Sea Sorrow also features a dramatic reading by Emma Thompson from the writing of British feminist Sylvia Pankurst, and a scene from Shakespeare’s The Tempest (from which the title of the documentary is derived), aimed at what Redgrave and Nero assumed would be their Westernized audiences. Ralph Fiennes as Prospero explains to his daughter that he was once a mighty lord before they were forced to sea, to seek refuge on their lonely isle. The idea that any of us could become refugees is reinforced in a particularly riveting moment when Redgrave quotes lines written by Shakespeare. They are from his revision of an unpublished play about Sir Thomas More in which the humanist attempts to spark empathy among anti-immigrationists of his era: “What country, by the nature of your error/Should give you harbour?”

With her magnificent voice, Redgrave transcends her rather unwieldy documentary in that scene, and in passages where she testifies directly to the camera about the refugees she has met. Her fiery personality was apparent in the press conference afterward. (NYFF curator Dennis Lim presided with great equanimity.) Fielding a question that compared her noble commitment to human rights to the lack of it in others in her profession, she said, eyes flashing, “I don’t agree!” Redgrave went on to criticize the UN and to describe her attempts to “re-humanize” politicians. The 81-year-old filmmaker gave full credit to her son, without whom she says she could not have made a documentary at all. In response to a question, Nero attributed his mother’s longevity as an advocate for human rights to her ability to act upon her emotions, especially on her empathy.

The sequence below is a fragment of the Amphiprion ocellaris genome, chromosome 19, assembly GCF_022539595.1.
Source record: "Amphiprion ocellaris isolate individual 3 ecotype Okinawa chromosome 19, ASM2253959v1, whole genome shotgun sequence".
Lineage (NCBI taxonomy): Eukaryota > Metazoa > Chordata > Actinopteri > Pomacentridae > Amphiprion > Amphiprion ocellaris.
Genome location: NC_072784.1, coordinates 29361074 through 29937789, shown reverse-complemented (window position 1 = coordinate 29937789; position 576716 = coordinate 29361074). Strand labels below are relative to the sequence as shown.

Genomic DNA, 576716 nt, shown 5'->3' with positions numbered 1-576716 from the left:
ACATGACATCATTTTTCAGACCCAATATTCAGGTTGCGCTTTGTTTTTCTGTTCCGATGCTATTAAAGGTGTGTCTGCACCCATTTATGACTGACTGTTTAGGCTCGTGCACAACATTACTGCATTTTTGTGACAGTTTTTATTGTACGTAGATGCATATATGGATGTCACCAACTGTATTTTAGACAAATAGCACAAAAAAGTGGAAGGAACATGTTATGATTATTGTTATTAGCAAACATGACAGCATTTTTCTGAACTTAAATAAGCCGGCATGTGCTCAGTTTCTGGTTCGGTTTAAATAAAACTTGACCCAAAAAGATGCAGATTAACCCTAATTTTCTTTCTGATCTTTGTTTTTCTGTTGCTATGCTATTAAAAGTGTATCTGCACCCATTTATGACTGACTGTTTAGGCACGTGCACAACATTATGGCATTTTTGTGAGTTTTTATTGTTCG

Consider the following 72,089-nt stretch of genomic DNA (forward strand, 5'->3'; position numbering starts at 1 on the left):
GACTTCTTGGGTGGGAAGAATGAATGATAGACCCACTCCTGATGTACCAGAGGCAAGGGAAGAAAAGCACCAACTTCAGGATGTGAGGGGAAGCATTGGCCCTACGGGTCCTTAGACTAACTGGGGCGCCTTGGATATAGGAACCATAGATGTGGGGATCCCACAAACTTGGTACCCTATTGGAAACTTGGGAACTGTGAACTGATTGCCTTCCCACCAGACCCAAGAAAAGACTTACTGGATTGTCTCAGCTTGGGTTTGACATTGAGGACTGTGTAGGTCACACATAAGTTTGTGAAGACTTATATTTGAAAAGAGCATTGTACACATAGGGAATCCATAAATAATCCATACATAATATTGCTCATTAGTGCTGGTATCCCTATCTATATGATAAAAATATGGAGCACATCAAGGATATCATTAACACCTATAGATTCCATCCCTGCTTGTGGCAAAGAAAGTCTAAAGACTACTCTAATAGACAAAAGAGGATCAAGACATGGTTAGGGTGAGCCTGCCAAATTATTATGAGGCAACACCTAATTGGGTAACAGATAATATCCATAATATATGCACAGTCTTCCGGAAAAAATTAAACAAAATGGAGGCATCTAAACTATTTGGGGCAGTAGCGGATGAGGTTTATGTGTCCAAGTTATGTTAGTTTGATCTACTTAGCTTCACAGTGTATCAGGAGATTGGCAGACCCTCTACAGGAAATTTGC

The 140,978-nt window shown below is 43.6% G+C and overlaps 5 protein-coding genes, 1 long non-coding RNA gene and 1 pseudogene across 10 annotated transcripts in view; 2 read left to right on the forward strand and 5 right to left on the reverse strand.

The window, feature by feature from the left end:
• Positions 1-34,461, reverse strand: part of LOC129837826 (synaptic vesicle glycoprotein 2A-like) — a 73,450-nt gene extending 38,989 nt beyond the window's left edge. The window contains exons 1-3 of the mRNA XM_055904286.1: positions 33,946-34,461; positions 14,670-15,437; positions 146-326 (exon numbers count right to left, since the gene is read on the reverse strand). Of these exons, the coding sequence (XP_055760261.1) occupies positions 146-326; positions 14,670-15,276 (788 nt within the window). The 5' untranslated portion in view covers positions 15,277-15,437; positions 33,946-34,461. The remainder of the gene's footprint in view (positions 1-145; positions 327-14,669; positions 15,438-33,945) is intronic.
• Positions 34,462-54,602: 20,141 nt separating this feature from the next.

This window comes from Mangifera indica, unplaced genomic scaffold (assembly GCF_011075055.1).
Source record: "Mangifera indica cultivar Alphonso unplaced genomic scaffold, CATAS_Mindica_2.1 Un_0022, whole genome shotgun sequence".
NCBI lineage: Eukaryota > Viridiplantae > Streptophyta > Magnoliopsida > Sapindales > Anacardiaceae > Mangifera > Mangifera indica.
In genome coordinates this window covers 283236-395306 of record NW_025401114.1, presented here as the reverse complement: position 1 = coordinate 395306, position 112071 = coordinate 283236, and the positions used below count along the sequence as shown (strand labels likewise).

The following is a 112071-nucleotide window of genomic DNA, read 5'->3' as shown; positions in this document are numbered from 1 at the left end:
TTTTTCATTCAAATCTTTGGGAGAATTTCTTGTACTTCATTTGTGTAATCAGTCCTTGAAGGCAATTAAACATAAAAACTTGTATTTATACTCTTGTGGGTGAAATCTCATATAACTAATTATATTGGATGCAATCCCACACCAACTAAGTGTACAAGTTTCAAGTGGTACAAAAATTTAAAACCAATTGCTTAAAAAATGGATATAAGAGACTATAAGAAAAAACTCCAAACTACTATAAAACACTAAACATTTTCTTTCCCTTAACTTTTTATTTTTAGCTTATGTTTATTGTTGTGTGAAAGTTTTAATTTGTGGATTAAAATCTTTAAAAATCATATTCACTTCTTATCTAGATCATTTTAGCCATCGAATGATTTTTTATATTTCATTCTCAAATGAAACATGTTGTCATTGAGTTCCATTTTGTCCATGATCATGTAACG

In a year when there was much grumbling among critics over the lack of press conferences at NYFF, fewer critics attended Sea Sorrow’s than, for instance, the press conference with Lucrecia Martel for Zama. While that one was notable for its intellectual air, Redgrave’s transformed the Walter Reade Theater in the way that Queen Elizabeth II might have had she suddenly appeared in our midst. (Redgrave is a third-generation member of a stage and screen acting dynasty.) A hush came over the theatre when Redgrave asked the audience, with the full force of her voice and its unusual evocation of pathos, if they wondered about the leitmotif of gold in the documentary. It is the color of space blankets given to refugees. “We were making a poem,” she says of the film, “what in the old days used to be called a dramatic poem.”

Then Redgrave suggested that “a few lives could be saved” if everyone in the audience donated blankets. While there is no doubt that her instincts as an actor allowed her to seize that moment, suddenly an artist, and the purpose of her art, were profoundly bound together. Impossible to deny was the deep well from which that sincerity and singular sense of resolve emerged. Had our warrior queen suggested we follow her into the park she and Nero discovered in Lesbos, to rid it of the pedophiles who were trafficking refugee children, we all might have dropped our pens and notebooks. Sea Sorrow may not represent the most skillfully rendered documentary screening at NYFF, but it is the most distinctive, as it is a baring of the filmmaker’s great heart.